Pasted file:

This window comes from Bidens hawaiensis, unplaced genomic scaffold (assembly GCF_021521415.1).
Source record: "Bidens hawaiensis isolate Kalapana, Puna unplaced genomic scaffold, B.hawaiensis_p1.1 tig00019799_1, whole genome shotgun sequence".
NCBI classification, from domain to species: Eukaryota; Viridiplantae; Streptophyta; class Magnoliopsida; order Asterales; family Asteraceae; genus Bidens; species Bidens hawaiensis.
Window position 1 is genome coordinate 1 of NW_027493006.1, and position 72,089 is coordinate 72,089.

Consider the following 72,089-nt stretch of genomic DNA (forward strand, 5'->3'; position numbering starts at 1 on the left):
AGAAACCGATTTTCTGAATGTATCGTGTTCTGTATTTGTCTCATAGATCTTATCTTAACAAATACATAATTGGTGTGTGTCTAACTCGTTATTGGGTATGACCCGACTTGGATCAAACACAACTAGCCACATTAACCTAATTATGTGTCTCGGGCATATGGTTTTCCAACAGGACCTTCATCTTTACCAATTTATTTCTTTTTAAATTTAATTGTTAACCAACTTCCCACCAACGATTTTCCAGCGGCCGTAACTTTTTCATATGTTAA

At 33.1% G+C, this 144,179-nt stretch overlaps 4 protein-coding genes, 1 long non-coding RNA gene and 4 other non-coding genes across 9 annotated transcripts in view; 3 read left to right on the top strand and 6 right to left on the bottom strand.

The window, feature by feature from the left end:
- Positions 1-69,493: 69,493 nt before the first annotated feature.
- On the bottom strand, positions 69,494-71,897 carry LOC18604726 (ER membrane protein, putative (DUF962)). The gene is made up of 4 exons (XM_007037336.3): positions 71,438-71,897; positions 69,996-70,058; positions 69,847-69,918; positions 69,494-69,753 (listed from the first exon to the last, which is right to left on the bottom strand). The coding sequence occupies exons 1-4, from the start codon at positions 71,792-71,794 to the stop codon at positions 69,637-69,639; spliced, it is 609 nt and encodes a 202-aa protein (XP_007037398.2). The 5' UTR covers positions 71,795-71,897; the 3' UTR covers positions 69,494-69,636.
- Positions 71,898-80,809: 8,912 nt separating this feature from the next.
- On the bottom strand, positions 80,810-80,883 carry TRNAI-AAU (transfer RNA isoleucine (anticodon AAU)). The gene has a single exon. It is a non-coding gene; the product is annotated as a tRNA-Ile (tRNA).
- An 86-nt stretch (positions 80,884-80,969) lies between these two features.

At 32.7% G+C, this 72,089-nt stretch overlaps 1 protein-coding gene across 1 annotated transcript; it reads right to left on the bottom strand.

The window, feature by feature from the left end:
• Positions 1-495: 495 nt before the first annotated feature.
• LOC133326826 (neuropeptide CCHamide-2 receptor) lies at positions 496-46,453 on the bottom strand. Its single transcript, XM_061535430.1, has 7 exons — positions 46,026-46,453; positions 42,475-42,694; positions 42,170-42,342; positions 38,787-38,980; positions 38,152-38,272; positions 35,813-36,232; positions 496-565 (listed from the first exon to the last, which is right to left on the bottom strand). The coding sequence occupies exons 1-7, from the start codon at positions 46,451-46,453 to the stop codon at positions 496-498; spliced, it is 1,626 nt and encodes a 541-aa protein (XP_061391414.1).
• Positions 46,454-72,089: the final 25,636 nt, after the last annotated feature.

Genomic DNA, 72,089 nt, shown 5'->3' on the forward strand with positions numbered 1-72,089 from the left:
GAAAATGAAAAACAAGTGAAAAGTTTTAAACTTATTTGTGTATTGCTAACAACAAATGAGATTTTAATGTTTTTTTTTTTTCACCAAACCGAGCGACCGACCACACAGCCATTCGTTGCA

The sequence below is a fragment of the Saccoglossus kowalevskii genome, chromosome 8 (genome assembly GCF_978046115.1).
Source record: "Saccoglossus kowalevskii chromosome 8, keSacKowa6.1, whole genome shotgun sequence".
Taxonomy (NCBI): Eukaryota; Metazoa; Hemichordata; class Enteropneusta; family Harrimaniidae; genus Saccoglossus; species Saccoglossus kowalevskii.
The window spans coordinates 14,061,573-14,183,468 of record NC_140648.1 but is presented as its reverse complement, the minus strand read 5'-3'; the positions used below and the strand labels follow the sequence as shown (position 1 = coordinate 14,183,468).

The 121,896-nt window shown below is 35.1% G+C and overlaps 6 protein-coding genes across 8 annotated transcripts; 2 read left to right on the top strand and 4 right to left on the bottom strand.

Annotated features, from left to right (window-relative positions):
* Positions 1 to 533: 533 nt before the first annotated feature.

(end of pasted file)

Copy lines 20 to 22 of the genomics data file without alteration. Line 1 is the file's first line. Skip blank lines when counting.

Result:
GAAAATGAAAAACAAGTGAAAAGTTTTAAACTTATTTGTGTATTGCTAACAACAAATGAGATTTTAATGTTTTTTTTTTTTCACCAAACCGAGCGACCGACCACACAGCCATTCGTTGCA

The sequence below is a fragment of the Saccoglossus kowalevskii genome, chromosome 8 (genome assembly GCF_978046115.1).
Source record: "Saccoglossus kowalevskii chromosome 8, keSacKowa6.1, whole genome shotgun sequence".